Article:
10W30 vs 10W40 – Differences in Engine Oil Viscosity

Have you ever wondered about the meaning of the number printed on the engine oil can? The article will discuss 10W30 vs 10W40 – differences in engine oil viscosity

10W30 vs 10W40

Engine oil - SAE: 10W-40

Under the market mechanism, the more new brands of engine oil appear, the more consumers will gain, and there will be more choices. With the development history of the lubricant industry more than 100 years ago, it was first invented in one of the cradles of the Soviet mechanical engineering industry and then improved in other developed countries such as the United Kingdom, Germany, France, the US, etc.

However, the lubricant industry in a developing country is still considered new, has only been introduced to them for a few decades while being major brands added products and later refined oil technology.

Awareness about lubricants, and as a result of many people misuse, even sellers and manufacturers misunderstand, making the lubricant industry in the developing countries after decades unable to sublimate. Hence, consumers increasingly dizzy with the matrix of large and small brands.

Number Meaning

First, a quick look at the meaning of SAE viscosity indexes on each can. So what is SAE? SAE stands for Society of Automotive Engineers.

You must have seen the SAE symbol on the oil cans, for example, 5W30, 5W40, 10W40 or 20W50. If 10W40 is taken as an example, the number 10 before W indicates the resistance to freezing of viscous oil at negative temperatures, or the ability to start cold.

It can be easily pumped at temperatures - 30 degrees Celsius and quickly rotate at a temperature of -25 degrees Celsius. In contrast, the number after the W indicates the ability to operate in the positive temperature range. According to the above example, W40 means that the lubricant works well at temperatures below 40 degrees Celsius.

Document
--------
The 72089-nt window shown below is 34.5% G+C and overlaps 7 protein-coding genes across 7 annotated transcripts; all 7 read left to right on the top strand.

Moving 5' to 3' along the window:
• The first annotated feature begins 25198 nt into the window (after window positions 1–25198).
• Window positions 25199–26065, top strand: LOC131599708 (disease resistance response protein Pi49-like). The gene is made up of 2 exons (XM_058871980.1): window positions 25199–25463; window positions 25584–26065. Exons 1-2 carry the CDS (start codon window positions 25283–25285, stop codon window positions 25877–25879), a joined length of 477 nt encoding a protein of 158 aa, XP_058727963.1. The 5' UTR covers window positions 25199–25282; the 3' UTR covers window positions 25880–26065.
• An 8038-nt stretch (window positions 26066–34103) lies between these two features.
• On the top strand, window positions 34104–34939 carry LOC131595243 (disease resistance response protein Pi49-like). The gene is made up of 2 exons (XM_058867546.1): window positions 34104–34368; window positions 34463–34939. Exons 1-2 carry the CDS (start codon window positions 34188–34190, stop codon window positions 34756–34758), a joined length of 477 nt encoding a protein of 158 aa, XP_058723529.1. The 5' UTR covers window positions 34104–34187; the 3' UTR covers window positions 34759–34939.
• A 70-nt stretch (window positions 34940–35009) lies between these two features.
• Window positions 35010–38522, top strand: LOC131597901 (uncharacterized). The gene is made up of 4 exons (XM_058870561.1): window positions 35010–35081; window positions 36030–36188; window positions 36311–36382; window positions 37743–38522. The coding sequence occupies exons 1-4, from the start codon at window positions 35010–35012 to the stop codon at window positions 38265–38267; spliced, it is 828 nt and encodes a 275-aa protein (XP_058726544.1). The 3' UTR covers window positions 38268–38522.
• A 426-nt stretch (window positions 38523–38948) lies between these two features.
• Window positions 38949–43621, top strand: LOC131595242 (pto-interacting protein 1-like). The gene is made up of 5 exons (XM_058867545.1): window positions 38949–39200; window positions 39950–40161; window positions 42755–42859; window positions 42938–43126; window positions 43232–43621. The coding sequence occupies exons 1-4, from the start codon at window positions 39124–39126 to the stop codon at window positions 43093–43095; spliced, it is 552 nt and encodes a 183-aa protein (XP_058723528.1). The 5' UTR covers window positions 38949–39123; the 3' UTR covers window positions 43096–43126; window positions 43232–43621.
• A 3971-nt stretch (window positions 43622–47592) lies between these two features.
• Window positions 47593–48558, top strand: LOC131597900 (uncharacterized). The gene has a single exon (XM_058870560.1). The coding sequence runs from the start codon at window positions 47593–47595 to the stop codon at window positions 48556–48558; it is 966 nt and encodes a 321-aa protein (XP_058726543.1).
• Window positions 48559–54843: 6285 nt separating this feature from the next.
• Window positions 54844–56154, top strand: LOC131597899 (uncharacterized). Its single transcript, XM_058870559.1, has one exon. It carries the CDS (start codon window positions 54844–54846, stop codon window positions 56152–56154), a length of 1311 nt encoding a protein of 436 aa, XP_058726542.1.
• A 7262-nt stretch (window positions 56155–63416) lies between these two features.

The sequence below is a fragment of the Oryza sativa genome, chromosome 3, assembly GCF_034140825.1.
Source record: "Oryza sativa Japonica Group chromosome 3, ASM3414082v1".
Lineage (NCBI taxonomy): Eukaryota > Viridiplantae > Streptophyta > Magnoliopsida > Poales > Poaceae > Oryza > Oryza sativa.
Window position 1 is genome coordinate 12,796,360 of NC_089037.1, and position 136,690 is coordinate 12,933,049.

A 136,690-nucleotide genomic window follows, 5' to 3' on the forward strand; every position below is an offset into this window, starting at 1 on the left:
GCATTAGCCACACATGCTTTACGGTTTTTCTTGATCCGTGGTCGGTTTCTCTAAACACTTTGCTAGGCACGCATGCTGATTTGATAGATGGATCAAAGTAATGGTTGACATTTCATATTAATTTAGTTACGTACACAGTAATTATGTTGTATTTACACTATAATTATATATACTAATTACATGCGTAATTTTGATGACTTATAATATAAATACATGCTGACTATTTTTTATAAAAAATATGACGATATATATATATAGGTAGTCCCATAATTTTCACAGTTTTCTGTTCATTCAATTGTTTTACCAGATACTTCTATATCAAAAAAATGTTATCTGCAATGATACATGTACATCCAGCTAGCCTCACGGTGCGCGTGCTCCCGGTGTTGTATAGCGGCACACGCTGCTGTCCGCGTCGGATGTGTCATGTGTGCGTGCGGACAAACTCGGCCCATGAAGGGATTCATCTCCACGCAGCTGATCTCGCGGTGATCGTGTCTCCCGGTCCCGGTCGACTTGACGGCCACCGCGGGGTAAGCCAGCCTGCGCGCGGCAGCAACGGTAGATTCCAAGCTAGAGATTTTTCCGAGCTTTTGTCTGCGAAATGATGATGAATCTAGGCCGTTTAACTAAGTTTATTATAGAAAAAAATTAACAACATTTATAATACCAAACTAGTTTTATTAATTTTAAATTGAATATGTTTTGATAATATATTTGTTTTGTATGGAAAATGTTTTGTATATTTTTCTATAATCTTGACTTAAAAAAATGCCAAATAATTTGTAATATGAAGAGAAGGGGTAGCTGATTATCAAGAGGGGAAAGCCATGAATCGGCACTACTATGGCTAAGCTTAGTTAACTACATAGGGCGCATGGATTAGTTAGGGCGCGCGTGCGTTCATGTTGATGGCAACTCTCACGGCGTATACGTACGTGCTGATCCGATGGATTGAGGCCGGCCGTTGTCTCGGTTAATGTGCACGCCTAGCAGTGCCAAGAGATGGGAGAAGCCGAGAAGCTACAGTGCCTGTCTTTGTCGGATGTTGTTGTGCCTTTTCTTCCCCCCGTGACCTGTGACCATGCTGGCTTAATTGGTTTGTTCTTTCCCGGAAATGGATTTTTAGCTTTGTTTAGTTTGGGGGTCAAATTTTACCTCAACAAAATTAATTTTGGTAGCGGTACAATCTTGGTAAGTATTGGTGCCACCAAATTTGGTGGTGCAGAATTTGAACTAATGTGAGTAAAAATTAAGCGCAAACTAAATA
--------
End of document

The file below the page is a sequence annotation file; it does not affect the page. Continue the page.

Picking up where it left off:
Why Do Car Manufacturers Recommend Using 10W30 Viscosity?

In fact, in recent years, new car manufacturers make this recommendation. But there are still not many lubricant manufacturers designing the W30 series for the tropical market because it is too thin compared to real climate conditions.

10W30 vs 10W40

10W30 vs 10W40 – Differences in Engine Oil Viscosity

In tropical countries, therefore, there is not enough viscosity to ensure optimal engine protection. But why do car manufacturers recommend that consumers use this viscosity? To answer this question, we must learn about machine engineering again.

As you know, to complete a machine part, you need to go through casting, turning, etc. So usually, the newly completed machine parts will still retain a lot of unnecessary details such as metal filings and rough places.

But these extra details, if not abraded, will make the engine not work smoothly. Therefore, when buying a new car, the car company will recommend customers have to go through a running time of the rotor (about the first 1000km), to reduce the excess of the above details.